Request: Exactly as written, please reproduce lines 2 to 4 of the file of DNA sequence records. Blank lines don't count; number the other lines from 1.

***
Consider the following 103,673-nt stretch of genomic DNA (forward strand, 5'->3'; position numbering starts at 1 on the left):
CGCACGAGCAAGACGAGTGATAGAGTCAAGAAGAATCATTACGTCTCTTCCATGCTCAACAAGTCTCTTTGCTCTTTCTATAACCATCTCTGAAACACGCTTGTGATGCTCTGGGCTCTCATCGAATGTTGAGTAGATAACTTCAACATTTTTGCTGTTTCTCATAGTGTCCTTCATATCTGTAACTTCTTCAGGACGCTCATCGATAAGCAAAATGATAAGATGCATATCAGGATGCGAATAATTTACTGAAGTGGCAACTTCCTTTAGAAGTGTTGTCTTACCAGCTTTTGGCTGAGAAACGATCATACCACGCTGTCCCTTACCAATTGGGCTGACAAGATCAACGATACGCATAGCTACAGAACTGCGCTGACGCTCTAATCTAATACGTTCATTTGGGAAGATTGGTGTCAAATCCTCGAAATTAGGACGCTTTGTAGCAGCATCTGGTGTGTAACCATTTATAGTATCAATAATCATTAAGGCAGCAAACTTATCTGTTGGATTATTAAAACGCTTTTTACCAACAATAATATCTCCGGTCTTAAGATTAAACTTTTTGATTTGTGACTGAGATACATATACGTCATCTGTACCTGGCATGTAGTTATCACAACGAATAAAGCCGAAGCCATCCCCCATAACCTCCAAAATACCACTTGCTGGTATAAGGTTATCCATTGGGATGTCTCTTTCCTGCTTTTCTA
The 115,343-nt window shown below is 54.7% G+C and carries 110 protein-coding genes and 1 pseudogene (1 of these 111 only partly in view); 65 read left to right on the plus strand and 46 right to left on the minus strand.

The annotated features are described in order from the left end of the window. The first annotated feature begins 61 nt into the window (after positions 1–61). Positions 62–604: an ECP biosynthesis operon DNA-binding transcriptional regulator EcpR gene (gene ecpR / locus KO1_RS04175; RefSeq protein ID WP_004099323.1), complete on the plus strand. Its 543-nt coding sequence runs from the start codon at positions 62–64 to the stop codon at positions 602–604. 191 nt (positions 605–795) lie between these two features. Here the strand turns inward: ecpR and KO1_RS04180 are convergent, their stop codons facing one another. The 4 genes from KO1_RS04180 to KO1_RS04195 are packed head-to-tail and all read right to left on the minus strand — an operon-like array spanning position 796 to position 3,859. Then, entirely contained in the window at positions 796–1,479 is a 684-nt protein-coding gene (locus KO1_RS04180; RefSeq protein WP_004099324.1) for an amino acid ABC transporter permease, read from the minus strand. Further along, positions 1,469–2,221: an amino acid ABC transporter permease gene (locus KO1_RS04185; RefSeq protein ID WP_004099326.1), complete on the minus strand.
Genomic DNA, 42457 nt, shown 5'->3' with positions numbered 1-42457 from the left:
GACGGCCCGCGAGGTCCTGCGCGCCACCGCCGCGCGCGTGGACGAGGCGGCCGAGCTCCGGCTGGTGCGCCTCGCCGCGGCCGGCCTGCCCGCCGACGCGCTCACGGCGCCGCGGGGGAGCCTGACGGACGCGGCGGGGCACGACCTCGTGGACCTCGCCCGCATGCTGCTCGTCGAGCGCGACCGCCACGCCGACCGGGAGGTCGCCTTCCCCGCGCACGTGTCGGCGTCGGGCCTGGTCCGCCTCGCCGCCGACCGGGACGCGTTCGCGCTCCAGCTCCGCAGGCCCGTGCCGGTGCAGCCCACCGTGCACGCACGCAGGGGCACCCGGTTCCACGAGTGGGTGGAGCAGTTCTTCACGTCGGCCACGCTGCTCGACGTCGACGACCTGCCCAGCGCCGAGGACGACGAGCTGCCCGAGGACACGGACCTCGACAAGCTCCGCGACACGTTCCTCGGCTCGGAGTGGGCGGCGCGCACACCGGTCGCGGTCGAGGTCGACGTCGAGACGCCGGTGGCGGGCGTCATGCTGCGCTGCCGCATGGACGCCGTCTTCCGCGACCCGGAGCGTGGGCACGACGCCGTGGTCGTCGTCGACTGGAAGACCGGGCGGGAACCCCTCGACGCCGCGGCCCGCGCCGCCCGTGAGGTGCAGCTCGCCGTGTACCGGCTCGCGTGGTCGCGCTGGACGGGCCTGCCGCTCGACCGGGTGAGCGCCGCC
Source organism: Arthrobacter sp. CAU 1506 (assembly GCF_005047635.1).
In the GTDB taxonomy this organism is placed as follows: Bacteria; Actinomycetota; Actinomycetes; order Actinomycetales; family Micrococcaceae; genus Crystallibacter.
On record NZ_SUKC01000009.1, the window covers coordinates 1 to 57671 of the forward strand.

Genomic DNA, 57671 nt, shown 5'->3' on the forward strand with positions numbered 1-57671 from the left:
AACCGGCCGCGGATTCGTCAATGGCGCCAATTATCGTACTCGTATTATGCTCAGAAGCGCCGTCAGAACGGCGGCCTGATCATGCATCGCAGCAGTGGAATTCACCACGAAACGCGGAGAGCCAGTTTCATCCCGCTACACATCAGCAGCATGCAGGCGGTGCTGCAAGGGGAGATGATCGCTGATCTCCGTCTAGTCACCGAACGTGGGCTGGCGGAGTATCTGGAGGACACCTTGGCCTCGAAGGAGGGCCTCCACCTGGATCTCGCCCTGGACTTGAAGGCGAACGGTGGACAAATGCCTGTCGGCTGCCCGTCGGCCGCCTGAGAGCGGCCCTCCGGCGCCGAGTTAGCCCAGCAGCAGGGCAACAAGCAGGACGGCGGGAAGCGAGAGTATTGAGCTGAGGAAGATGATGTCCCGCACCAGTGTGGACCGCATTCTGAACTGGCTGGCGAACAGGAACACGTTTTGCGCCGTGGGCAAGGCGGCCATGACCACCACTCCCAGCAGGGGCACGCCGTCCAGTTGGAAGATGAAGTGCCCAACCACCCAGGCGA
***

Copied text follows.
CGCACGAGCAAGACGAGTGATAGAGTCAAGAAGAATCATTACGTCTCTTCCATGCTCAACAAGTCTCTTTGCTCTTTCTATAACCATCTCTGAAACACGCTTGTGATGCTCTGGGCTCTCATCGAATGTTGAGTAGATAACTTCAACATTTTTGCTGTTTCTCATAGTGTCCTTCATATCTGTAACTTCTTCAGGACGCTCATCGATAAGCAAAATGATAAGATGCATATCAGGATGCGAATAATTTACTGAAGTGGCAACTTCCTTTAGAAGTGTTGTCTTACCAGCTTTTGGCTGAGAAACGATCATACCACGCTGTCCCTTACCAATTGGGCTGACAAGATCAACGATACGCATAGCTACAGAACTGCGCTGACGCTCTAATCTAATACGTTCATTTGGGAAGATTGGTGTCAAATCCTCGAAATTAGGACGCTTTGTAGCAGCATCTGGTGTGTAACCATTTATAGTATCAATAATCATTAAGGCAGCAAACTTATCTGTTGGATTATTAAAACGCTTTTTACCAACAATAATATCTCCGGTCTTAAGATTAAACTTTTTGATTTGTGACTGAGATACATATACGTCATCTGTACCTGGCATGTAGTTATCACAACGAATAAAGCCGAAGCCATCCCCCATAACCTCCAAAATACCACTTGCTGGTATAAGGTTATCCATTGGGATGTCTCTTTCCTGCTTTTCTA
The 115,343-nt window shown below is 54.7% G+C and carries 110 protein-coding genes and 1 pseudogene (1 of these 111 only partly in view); 65 read left to right on the plus strand and 46 right to left on the minus strand.

The annotated features are described in order from the left end of the window. The first annotated feature begins 61 nt into the window (after positions 1–61). Positions 62–604: an ECP biosynthesis operon DNA-binding transcriptional regulator EcpR gene (gene ecpR / locus KO1_RS04175; RefSeq protein ID WP_004099323.1), complete on the plus strand. Its 543-nt coding sequence runs from the start codon at positions 62–64 to the stop codon at positions 602–604. 191 nt (positions 605–795) lie between these two features. Here the strand turns inward: ecpR and KO1_RS04180 are convergent, their stop codons facing one another. The 4 genes from KO1_RS04180 to KO1_RS04195 are packed head-to-tail and all read right to left on the minus strand — an operon-like array spanning position 796 to position 3,859. Then, entirely contained in the window at positions 796–1,479 is a 684-nt protein-coding gene (locus KO1_RS04180; RefSeq protein WP_004099324.1) for an amino acid ABC transporter permease, read from the minus strand. Further along, positions 1,469–2,221: an amino acid ABC transporter permease gene (locus KO1_RS04185; RefSeq protein ID WP_004099326.1), complete on the minus strand.